Biles’ only blip came right at the end, as she was about to wrap up her floor routine. After a near-flawless display, she tripped near the end of her routine as she was about to enter a sequence of leaps. But she recovered in style, and it didn’t cost her enough of a points deduction to rob her of the gold.
“I know my parents had a heart attack,” Biles told her coach.
With the Olympics Games in less than a year in Paris, Biles is back to her very best. And despite the fierce competition from Andrade and Jones, she remains a cut above the rest — a full decade after she started her reign.
“She is like wine, she is better with age,” her coach Cecile Landi said.
After announcing her return, she impressed at the U.S. Classic in early August then added her eighth national title a few weeks later. She is competing at her first world championships since 2019 this week.
Biles received the loudest round of applause during the athlete presentation, with Andrade’s name also welcomed by loud cheers.
Biles, Jones and Andrade competed in the same rotation, kicking off their contest at vault. Jones got off a solid start, nailing a double-twisting Yurchenko with a small hop that earned her 14.233 points.
In her blue leotard, Biles then opted for a Cheng vault — not the more difficult Yurchenko Double Pike she pioneered during the team qualifying — and was nearly perfect in her execution, getting 15.100 points. Andrade, the defending champion, also attempted a Cheng but her execution was not as good as Biles’ and she had to be content with 14.700.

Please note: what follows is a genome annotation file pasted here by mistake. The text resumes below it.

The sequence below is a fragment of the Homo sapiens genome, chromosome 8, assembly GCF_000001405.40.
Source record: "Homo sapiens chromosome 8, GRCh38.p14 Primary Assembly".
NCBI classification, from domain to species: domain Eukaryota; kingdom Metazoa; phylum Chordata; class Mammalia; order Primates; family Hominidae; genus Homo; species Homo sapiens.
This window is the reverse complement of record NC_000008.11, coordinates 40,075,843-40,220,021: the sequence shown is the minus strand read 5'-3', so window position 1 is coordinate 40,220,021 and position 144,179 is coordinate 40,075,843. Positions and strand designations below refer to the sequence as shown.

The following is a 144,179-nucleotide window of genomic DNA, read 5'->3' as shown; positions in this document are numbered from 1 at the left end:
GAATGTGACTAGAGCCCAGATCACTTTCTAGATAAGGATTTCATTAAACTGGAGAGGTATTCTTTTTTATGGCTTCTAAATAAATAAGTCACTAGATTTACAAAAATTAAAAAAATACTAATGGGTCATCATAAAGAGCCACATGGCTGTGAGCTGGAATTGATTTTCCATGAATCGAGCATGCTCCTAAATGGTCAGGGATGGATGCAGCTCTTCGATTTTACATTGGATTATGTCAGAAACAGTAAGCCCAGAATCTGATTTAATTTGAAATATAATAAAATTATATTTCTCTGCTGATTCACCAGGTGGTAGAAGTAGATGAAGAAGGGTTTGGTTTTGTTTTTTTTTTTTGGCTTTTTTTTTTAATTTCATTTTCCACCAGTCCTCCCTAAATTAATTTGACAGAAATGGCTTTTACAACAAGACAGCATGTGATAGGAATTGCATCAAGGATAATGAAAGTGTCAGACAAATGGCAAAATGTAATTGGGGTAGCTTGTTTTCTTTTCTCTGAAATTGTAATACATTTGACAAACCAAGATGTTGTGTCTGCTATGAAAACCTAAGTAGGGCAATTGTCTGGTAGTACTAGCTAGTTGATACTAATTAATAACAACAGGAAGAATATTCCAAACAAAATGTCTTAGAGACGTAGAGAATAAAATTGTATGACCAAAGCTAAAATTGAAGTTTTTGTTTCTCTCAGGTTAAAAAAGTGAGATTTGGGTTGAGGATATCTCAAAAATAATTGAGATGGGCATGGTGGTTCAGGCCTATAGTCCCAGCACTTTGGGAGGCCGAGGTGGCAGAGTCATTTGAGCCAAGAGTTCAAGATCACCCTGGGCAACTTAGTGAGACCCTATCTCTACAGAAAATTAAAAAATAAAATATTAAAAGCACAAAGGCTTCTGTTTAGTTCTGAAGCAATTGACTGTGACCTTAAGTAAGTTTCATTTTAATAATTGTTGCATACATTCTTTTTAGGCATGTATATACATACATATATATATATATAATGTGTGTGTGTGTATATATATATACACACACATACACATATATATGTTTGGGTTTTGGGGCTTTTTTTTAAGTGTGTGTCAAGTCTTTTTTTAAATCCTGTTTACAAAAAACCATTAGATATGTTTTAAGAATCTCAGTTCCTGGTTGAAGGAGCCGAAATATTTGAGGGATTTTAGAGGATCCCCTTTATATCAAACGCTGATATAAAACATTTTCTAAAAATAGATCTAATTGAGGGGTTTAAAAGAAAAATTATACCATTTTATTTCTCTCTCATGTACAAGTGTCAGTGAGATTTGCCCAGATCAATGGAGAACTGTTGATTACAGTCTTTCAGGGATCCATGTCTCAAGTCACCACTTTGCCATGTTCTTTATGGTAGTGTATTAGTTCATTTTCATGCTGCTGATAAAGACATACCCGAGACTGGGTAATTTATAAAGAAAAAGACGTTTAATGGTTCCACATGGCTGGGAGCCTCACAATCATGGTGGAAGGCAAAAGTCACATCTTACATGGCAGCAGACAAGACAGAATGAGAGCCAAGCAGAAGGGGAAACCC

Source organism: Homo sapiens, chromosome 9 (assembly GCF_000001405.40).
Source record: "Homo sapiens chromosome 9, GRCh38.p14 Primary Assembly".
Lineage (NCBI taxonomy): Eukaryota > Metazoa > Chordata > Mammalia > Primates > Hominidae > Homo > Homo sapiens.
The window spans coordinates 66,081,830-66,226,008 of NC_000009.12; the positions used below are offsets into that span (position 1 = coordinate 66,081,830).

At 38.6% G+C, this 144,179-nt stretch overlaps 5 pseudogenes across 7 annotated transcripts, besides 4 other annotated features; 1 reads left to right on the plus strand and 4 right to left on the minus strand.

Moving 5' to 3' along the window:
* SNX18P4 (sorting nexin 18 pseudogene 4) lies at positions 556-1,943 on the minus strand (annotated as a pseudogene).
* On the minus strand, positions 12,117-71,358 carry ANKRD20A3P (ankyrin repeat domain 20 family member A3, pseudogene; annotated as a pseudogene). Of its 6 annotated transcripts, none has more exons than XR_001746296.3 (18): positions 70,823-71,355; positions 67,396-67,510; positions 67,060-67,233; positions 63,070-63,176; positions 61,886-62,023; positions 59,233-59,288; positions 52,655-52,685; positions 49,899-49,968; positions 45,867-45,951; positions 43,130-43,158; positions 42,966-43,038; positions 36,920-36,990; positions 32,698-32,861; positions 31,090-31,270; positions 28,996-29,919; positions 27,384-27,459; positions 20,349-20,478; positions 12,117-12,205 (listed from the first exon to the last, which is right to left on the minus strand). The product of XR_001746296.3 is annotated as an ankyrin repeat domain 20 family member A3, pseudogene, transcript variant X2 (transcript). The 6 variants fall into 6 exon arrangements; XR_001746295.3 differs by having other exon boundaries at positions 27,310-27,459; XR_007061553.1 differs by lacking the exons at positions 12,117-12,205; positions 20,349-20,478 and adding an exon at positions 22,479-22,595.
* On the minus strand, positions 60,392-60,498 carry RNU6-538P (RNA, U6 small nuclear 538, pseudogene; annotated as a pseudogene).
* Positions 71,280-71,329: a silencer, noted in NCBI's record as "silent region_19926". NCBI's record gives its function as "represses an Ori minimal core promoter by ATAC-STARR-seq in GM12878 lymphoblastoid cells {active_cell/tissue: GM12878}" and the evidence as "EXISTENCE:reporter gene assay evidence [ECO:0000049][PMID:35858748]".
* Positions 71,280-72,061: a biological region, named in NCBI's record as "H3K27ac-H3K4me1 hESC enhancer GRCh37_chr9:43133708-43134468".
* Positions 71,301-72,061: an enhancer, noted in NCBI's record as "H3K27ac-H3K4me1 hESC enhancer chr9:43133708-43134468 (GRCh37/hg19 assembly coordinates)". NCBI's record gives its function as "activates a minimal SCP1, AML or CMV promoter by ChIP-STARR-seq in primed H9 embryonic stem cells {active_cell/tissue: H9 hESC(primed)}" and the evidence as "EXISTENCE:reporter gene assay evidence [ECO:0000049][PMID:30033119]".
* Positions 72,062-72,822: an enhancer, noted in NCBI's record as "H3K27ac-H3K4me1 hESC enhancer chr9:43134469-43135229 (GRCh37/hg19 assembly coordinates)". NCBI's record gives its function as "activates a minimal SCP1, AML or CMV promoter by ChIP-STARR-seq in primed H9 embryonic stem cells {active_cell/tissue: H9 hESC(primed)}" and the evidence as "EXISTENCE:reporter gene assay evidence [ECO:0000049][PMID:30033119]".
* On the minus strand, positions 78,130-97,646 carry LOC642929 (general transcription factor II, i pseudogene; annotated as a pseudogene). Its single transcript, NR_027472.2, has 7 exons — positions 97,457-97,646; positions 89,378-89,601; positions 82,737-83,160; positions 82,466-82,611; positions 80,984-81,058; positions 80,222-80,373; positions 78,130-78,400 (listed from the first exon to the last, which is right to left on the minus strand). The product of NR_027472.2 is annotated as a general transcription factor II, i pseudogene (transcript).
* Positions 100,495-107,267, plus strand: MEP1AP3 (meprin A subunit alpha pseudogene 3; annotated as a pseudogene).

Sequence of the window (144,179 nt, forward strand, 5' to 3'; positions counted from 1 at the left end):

Even at her weakest apparatus, the uneven bars, Biles still managed a 14.333 that put her in the lead ahead of Andrade, who after a long wait produced a superb bar routine and reduced the gap to her American rival to just 0.233 points before they moved to the balance beam.
Biles looked a bit shaky as she mounted the beam, but the rest of her routine was excellent. Jones delivered a great display to move to second place overall and was warmly hugged by Biles after her effort.
Andrade bounced out of bounds seconds before she wrapped up her floor routine, a fluffed last step that marred an otherwise brilliant display. The mistake cost her three tenths of a point, but not her silver medal.
Biles and Jones took pride in the fact that three athletes of color stood on the podium.
“We had our Black podium of girls,” Biles said. “So I thought that was amazing. Black girl magic. So, hopefully it just teaches all the young girls out there that you can do anything.”
“I feel like sometimes young girls are like, oh, I can’t do it because of my skin tone, but really just believe in yourself and anything is possible,” Jones said.
Biles’ competition continues this weekend with the women’s vault and uneven bars finals on Saturday and the balance beam and floor exercise finals on Sunday.